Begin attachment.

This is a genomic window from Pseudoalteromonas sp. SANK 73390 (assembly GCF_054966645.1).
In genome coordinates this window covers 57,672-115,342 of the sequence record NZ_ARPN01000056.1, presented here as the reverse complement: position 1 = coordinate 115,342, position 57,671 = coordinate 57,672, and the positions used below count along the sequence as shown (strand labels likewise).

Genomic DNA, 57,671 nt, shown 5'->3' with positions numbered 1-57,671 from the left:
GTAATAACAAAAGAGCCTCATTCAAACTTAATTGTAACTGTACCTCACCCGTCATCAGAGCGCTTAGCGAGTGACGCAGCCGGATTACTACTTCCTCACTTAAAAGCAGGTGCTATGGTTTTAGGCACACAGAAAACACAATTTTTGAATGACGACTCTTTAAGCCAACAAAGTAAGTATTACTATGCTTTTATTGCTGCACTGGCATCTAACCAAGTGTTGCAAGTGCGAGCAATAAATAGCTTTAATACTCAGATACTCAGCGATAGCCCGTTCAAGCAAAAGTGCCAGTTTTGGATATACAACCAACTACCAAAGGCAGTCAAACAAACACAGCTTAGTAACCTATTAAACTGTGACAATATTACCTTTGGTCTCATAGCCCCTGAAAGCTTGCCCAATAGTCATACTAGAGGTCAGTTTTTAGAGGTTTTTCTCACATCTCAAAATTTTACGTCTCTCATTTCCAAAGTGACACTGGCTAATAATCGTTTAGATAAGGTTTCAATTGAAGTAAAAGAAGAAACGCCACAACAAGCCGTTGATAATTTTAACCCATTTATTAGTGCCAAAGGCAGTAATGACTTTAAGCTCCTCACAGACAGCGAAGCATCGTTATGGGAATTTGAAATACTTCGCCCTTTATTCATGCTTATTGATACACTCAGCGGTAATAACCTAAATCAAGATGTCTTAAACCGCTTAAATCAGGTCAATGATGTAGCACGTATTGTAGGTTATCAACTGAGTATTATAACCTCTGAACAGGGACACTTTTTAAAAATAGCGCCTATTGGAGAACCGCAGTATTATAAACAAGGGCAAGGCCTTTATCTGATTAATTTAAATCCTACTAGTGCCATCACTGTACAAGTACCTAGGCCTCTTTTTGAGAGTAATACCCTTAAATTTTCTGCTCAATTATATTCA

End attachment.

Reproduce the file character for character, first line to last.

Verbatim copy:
This is a genomic window from Pseudoalteromonas sp. SANK 73390 (assembly GCF_054966645.1).
In genome coordinates this window covers 57,672-115,342 of the sequence record NZ_ARPN01000056.1, presented here as the reverse complement: position 1 = coordinate 115,342, position 57,671 = coordinate 57,672, and the positions used below count along the sequence as shown (strand labels likewise).

Genomic DNA, 57,671 nt, shown 5'->3' with positions numbered 1-57,671 from the left:
GTAATAACAAAAGAGCCTCATTCAAACTTAATTGTAACTGTACCTCACCCGTCATCAGAGCGCTTAGCGAGTGACGCAGCCGGATTACTACTTCCTCACTTAAAAGCAGGTGCTATGGTTTTAGGCACACAGAAAACACAATTTTTGAATGACGACTCTTTAAGCCAACAAAGTAAGTATTACTATGCTTTTATTGCTGCACTGGCATCTAACCAAGTGTTGCAAGTGCGAGCAATAAATAGCTTTAATACTCAGATACTCAGCGATAGCCCGTTCAAGCAAAAGTGCCAGTTTTGGATATACAACCAACTACCAAAGGCAGTCAAACAAACACAGCTTAGTAACCTATTAAACTGTGACAATATTACCTTTGGTCTCATAGCCCCTGAAAGCTTGCCCAATAGTCATACTAGAGGTCAGTTTTTAGAGGTTTTTCTCACATCTCAAAATTTTACGTCTCTCATTTCCAAAGTGACACTGGCTAATAATCGTTTAGATAAGGTTTCAATTGAAGTAAAAGAAGAAACGCCACAACAAGCCGTTGATAATTTTAACCCATTTATTAGTGCCAAAGGCAGTAATGACTTTAAGCTCCTCACAGACAGCGAAGCATCGTTATGGGAATTTGAAATACTTCGCCCTTTATTCATGCTTATTGATACACTCAGCGGTAATAACCTAAATCAAGATGTCTTAAACCGCTTAAATCAGGTCAATGATGTAGCACGTATTGTAGGTTATCAACTGAGTATTATAACCTCTGAACAGGGACACTTTTTAAAAATAGCGCCTATTGGAGAACCGCAGTATTATAAACAAGGGCAAGGCCTTTATCTGATTAATTTAAATCCTACTAGTGCCATCACTGTACAAGTACCTAGGCCTCTTTTTGAGAGTAATACCCTTAAATTTTCTGCTCAATTATATTCA